Along with the treasuries of church liturgies, sacred music, special meals, and supremely, Scripture’s Passion narratives, poetry can aid the remembrance and contemplation we seek during the high days of Holy Week. This will be the first of several poem postings offered as Holy Week meditations, each including a brief guide to the poem before presenting the poem in full.
“This bread is My body, broken for you. This wine is My blood, shed for you. Do this in remembrance of Me”: The words of the Last Supper have echoed through the sanctuaries of churches and memories of Christians down all the subsequent centuries. Yet, on the cusp of Holy Week, the observance of Maundy Thursday urges us to contemplate them not only as sacramental pronouncement, but also as speech-in-history; not only as eternal declaration, but also as inauguration of our Lord’s Passion. To those yearning to meet these familiar words afresh, the metaphorical exploration of Edward Taylor’s “Meditation 8” may surprise and stir up wonder.
To those who knew him, Edward Taylor (1642-1729) was a pious and learned Puritan who, after immigrating to America from England for religious reasons in his twenties, studied at Harvard and then became pastor to a frontier settlement in western Massachusetts. But to a few close friends, and most of all to his God, he was known also as a poet. Taylor wrote poetry throughout his life, working in a variety of forms, but his poetry was largely unknown until its discovery in the Yale University Library in the 1930s, where it had been left by Taylor’s grandson. Taylor was quickly recognized as a foremost early American poet in the English metaphysical tradition of Donne and Herbert.
Among Taylor’s poems are the prayerful meditations which he wrote each month as part of his preparation to administer the Lord’s Supper to his congregation. In “Meditation 8,” Taylor probes the metaphorical depth of Jesus’ declaration, “I am the Living Bread.” In the first stanza, Taylor describes a vision of a pathway opening from the boundaries of the world to throne room of heaven, and the Bread of Life being mystically delivered along that path. In the following stanzas, he imaginatively recounts the drama of redemption through the imagery of this Bread. He tells how his soul, pictured as a bird in a cage, “pecked” the forbidden fruit and so fell into famine, for no other food of either the world or the angels was fit to nourish a soul. But God in grace “grinds and kneads” the “Purest Wheat in Heaven”—His own Son—to bake bread which the soul can eat. This soul bread, rapturously called “God’s White Loaf” and “Heaven’s Sugar Cake,” sustains the soul with eternal life.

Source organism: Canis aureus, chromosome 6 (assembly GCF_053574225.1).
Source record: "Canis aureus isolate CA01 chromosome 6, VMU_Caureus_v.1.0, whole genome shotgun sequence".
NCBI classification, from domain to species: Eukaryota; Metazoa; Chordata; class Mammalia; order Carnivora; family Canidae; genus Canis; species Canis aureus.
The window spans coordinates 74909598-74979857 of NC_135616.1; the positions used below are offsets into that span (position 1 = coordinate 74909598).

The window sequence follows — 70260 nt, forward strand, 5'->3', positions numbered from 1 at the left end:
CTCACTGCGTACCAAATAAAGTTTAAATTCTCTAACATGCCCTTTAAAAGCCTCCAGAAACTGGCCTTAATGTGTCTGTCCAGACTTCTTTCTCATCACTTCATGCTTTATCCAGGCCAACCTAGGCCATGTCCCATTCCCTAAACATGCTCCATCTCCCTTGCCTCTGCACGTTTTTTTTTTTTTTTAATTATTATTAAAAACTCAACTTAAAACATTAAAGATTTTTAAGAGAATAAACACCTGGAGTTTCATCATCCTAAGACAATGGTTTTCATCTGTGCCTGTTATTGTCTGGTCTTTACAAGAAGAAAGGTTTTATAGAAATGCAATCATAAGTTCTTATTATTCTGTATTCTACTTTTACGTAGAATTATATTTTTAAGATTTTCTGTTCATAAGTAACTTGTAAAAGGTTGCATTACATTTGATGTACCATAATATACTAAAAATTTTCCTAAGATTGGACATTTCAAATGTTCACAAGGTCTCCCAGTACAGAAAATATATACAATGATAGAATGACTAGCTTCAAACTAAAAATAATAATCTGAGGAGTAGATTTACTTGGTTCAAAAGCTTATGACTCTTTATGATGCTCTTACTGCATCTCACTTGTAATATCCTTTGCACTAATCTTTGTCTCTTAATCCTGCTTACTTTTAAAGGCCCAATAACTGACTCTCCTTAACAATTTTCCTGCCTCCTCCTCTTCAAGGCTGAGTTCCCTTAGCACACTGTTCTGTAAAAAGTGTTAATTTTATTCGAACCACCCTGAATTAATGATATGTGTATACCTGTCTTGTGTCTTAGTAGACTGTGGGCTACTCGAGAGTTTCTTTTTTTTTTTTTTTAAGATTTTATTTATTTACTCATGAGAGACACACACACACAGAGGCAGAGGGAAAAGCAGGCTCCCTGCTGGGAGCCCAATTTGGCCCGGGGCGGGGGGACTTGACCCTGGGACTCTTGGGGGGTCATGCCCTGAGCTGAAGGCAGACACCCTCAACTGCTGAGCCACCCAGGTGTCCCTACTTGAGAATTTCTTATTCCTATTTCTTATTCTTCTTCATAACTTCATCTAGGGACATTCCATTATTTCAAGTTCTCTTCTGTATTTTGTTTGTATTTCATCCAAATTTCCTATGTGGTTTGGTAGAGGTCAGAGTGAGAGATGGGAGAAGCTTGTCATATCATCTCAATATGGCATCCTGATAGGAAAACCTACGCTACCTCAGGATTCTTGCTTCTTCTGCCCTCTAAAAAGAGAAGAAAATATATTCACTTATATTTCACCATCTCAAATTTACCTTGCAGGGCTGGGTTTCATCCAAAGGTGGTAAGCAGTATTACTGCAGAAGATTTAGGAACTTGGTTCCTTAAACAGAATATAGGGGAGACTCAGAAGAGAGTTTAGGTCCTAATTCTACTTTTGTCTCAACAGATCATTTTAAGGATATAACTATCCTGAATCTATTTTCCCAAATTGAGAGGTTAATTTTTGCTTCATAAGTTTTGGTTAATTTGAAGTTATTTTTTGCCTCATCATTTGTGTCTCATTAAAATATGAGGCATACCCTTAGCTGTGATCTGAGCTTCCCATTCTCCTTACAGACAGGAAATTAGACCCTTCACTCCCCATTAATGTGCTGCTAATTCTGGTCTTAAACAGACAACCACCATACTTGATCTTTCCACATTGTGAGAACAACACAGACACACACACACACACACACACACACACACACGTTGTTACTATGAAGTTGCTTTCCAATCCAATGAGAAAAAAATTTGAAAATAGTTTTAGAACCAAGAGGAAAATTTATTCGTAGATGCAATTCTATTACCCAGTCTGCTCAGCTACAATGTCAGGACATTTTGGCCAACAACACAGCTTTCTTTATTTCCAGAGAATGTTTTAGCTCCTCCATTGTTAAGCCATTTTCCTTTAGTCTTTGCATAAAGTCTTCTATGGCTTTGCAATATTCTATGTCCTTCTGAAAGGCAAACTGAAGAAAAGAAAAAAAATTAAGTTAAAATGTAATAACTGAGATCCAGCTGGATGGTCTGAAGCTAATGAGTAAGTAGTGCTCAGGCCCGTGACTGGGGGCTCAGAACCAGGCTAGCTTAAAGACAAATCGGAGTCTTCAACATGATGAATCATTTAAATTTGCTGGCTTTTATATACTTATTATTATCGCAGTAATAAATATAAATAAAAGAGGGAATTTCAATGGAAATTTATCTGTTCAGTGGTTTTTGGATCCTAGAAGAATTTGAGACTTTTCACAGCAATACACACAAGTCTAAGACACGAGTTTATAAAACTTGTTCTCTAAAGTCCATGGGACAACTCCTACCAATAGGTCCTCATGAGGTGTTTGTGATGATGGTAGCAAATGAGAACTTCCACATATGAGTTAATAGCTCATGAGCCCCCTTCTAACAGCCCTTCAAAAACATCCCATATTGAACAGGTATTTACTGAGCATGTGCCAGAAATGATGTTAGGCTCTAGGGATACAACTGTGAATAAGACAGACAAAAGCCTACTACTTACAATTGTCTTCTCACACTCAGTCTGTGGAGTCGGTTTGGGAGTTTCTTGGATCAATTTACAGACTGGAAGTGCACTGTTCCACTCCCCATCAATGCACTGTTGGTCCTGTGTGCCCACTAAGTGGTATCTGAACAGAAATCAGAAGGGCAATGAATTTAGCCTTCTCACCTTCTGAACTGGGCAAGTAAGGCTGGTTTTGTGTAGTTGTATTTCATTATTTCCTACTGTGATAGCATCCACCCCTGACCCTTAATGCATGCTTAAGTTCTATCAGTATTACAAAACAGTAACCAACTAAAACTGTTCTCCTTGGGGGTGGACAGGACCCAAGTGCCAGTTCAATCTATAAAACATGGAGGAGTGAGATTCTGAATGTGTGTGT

Though intended as preparation for the Lord’s Supper, Taylor’s poem is also a fitting meditation on the Last Supper. Nearly everything about it is startling, especially to a modern reader, whether its tangled phrasing, its unconventional capitalization, its archaic diction, or its jarring imagery. Have you ever thought of your soul as a “tweedling bird”? Or the bread of the sacrament as “Heaven’s Sugar Cake”? On first reading, the metaphors seem almost irreverent; but if allowed to sink into the imagination, absurdity gives way to profundity. Before the mind has fully adjusted, the senses themselves awake to affirm a rightness in savoring the sweetness of Christ’s offering as if it were cake, the light and purity of His being as a white loaf. In particular, for a Maundy Thursday reading, the harsh imagery Taylor uses to describe the making of the Bread of Life—grinding, kneading, molding, baking—evokes awe and gratitude for the sacrifice of the Son.
Meditation 8 (First Series)
John 6.51. I am the Living Bread.
I kenning through Astronomy Divine
The World’s bright Battlement, wherein I spy
A Golden Path my Pencil cannot line,
From that bright Throne unto my Threshold lie.
And while my puzzled thoughts about it pour,
I find the Bread of Life in’t at my door.
When that this Bird of Paradise put in
This Wicker Cage (my Corpse) to tweedle praise
Had pecked the Fruit forbade: and so did fling
Away its Food; and lost its golden days;
It fell into Celestial Famine sore:
And never could attain a morsel more.
Alas! alas! Poor Bird, what wilt thou do?
The Creatures’ field no food for Souls e’er gave.
And if thou knock at Angels’ doors they show
An Empty Barrel: they no soul bread have.
Alas! Poor Bird, the World’s White Loaf is done.
And cannot yield thee here the smallest Crumb.
In this sad state, God’s Tender Bowels run
Out streams of Grace: and He to end all strife
The Purest Wheat in Heaven His dear-dear son
Grinds, and kneads up into this Bread of Life.
Which Bread of Life from Heaven down came and stands
Dished on Thy Table up by Angel’s Hands.
Did God mold up this Bread in Heaven, and bake,
Which from His Table came, and to thine goeth?
Doth He bespeak thee thus, This Soul Bread take?
Come Eat thy fill of this thy God’s White Loaf?
It’s Food too fine for Angels, yet come, take
And Eat thy fill. It’s Heaven’s Sugar Cake.
What Grace is this knead in this Loaf? This thing
Souls are but petty things it to admire.
Ye Angels, help: This fill would to the brim
Heav’ns whelmed-down Crystal meal Bowl, yea and higher.
This Bread of Life dropped in thy mouth, doth Cry:
Eat, Eat me, Soul, and thou shalt never die.